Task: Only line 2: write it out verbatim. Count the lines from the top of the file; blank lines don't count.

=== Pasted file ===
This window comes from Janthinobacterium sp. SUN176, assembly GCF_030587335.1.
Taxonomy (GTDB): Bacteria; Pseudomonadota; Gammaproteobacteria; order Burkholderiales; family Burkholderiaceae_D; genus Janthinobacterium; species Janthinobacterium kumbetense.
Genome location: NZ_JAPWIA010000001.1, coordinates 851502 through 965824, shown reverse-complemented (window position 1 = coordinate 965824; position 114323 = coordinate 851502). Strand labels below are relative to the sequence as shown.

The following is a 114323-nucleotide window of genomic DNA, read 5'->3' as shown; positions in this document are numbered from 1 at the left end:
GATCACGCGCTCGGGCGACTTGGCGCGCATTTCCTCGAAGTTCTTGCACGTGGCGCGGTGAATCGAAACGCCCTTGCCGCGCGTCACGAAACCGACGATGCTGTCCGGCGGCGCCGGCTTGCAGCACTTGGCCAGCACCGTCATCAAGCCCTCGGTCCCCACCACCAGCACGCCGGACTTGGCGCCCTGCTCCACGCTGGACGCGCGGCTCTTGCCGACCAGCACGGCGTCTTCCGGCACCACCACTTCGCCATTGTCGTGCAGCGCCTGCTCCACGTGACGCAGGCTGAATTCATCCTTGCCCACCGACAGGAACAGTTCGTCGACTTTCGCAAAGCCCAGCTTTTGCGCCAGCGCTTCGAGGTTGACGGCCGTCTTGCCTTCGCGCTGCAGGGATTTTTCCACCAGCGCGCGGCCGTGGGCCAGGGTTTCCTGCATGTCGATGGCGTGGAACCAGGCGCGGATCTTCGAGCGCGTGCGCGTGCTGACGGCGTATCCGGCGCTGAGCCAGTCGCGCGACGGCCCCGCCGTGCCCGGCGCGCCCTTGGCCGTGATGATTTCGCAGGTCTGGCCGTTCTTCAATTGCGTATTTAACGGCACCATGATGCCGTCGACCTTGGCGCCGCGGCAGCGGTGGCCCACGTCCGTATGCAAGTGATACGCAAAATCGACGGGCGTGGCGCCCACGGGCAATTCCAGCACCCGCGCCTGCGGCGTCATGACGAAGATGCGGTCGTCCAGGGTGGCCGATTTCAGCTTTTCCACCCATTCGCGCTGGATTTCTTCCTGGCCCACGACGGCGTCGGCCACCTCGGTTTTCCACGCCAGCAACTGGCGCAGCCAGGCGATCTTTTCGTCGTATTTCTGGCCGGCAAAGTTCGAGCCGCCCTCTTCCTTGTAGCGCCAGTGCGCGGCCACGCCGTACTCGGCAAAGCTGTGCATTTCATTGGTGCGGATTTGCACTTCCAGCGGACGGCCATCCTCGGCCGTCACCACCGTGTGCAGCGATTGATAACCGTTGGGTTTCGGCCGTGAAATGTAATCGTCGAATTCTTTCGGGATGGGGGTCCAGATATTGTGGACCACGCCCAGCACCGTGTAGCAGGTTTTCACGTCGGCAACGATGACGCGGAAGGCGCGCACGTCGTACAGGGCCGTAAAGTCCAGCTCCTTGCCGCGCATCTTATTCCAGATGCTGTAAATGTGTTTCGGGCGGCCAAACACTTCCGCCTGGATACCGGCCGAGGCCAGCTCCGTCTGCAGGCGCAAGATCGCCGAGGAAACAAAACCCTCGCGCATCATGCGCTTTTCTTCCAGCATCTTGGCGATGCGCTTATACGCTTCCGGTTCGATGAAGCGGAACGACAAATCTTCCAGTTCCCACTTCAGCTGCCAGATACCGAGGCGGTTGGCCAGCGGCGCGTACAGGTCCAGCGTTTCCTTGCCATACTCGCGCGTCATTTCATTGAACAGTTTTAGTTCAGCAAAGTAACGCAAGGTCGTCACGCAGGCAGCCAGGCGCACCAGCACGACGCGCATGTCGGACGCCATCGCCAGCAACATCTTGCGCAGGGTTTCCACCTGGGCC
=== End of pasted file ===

Taxonomy (GTDB): Bacteria; Pseudomonadota; Gammaproteobacteria; order Burkholderiales; family Burkholderiaceae_D; genus Janthinobacterium; species Janthinobacterium kumbetense.